"Let US make man in OUR image, after
In the Bible, God refers to Himself in four (4) verses with the plural
pronouns "us" and "our" (Gen 1:26, 3:22 and 11:7; Isa 6:8).
The question is to whom do the "us" and "our" make reference
to? Was there ONE God Being (one person, one center of thought), or were there
TWO God Beings (two persons, two centers of thought), or were there THREE God
Beings (three persons, three centers of thought) from the beginning and
throughout Old Testament time?
But first of all, why is this question important? It is important because it
determines our understanding of God, and whether or not we are in compliance
with the first commandment, not to have any other gods before
the one true God of the Bible. In addition, where you start,
determines where you end up.
Have you ever wondered (or are you even aware?) why God referred to Himself
only six times with the plural pronouns "us" and
"our," and well over seventhousand times with
singular personal pronouns "I" "me" and
"mine?" The overwhelming evidence, based on usage, obviously is that
God was singular and not plural, ONE, and not two or three! Nevertheless, the
six plural pronouns do demand an explanation, for even one such plural reference
raises a question.
Before we consider the "us" and "our" question, let us
consider the fundamental language issue of Gen 1:1. Myself, and about
500,000,000 people in the world speak and read primarily English. If you believe
that God had any involvement in preparing His own Word, the Bible, then you must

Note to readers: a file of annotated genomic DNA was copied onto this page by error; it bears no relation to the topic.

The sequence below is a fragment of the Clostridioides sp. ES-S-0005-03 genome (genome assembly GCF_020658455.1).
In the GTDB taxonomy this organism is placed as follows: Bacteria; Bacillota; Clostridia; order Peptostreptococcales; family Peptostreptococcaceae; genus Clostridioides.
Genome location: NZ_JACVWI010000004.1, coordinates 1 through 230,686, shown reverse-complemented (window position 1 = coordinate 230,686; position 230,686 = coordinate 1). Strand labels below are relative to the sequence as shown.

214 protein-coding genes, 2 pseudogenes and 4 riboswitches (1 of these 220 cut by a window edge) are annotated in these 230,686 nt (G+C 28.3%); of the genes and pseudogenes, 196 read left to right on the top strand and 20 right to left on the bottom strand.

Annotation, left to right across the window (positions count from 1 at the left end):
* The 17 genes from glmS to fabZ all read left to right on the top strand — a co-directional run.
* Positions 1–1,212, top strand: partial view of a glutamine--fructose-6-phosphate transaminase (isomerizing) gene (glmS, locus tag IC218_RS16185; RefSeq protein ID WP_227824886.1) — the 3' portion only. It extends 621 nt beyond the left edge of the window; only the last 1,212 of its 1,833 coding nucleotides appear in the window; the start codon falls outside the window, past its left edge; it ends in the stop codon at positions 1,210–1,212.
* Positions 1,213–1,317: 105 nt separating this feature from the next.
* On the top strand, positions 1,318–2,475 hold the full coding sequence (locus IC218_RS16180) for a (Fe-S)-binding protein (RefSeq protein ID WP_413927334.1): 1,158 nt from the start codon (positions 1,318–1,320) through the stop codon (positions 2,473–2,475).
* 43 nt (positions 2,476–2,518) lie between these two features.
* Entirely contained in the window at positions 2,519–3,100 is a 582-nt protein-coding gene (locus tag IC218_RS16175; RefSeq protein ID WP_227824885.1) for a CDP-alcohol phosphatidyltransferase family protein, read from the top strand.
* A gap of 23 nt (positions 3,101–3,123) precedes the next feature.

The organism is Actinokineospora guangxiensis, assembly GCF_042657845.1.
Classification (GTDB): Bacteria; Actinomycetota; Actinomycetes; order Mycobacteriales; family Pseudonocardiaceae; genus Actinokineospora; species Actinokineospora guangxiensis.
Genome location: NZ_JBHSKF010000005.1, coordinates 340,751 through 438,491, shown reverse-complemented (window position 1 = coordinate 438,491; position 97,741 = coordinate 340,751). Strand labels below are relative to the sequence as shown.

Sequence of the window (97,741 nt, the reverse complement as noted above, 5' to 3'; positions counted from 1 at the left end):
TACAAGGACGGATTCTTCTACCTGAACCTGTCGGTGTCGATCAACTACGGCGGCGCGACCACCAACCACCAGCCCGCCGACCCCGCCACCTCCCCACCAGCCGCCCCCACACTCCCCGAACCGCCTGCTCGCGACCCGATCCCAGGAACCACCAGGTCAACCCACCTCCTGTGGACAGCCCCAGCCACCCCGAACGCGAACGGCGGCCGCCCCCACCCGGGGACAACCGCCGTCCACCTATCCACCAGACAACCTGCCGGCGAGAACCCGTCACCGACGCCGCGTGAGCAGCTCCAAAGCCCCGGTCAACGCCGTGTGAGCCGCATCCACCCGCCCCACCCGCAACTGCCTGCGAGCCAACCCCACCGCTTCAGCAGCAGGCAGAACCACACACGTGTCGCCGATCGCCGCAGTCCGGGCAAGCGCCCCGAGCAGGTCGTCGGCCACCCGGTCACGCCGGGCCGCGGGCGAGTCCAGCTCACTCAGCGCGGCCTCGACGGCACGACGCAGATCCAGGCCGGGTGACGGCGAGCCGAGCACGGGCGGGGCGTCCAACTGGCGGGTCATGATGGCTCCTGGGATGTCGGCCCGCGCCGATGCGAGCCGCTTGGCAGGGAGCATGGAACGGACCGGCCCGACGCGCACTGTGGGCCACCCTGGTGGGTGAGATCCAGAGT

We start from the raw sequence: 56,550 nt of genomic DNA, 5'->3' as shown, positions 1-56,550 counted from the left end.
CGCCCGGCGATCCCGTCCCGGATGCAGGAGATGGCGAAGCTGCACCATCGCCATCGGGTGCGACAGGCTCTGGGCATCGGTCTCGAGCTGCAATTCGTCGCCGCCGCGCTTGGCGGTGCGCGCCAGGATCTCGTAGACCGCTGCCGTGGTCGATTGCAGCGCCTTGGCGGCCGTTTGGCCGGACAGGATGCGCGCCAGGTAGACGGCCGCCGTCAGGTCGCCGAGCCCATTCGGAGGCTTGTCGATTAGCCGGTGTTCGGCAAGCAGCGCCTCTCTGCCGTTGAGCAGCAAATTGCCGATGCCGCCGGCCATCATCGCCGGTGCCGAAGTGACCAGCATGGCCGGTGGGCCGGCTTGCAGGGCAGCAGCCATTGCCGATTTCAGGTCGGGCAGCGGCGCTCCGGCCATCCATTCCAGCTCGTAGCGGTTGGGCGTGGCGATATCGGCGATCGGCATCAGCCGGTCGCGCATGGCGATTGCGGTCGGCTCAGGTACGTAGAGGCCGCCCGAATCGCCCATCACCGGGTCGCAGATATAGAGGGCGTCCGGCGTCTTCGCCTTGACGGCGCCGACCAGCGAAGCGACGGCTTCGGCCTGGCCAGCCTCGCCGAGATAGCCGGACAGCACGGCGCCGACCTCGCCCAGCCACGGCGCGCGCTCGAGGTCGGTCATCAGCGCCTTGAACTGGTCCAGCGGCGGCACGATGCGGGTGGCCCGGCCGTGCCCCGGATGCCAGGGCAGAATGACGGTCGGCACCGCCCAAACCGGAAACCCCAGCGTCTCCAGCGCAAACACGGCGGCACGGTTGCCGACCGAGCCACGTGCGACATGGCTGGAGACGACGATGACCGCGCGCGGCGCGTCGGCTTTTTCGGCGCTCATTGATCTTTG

at least acknowledge what it says in any translation, that in the beginning was
GOD (singular), and not Gods (plural). God does not require of us to know the
grammatical intricacies of the Hebrew word "Elohim" in order to know
Him. After all, the whole purpose of Gen 1:1 is to let US (English
speaking people) know upfront, that in the beginning was ONE God, and not
TWO or THREE, Gods. Otherwise, and to avoid confusion, God should have written
in all English Bibles:
In the beginning Gods, or
In the beginning the Twinity, or
In the beginning God the Father and God the Son, or
In the beginning God and His Spokesman, or
In the beginning ONE God in TWO persons, or
In the beginning the Trinity, or
In the beginning the Father, the Son and the Holy Ghost, or
In the beginning ONE God in THREE persons, or
In the beginning the Family of God.
But, search as you will, God did NOT say any of the above, for God is not the
author of confusion. And so, God confirmed in John 1:1, what He said in Gen 1:1,
that in the beginning was ONE God Being (singular), ONE center of thought, with
the additional information that in the beginning was also His WORD (notice:
"His Word," not another God person in a Godhead), and His
Word was always with Him, and His Word was Him. In the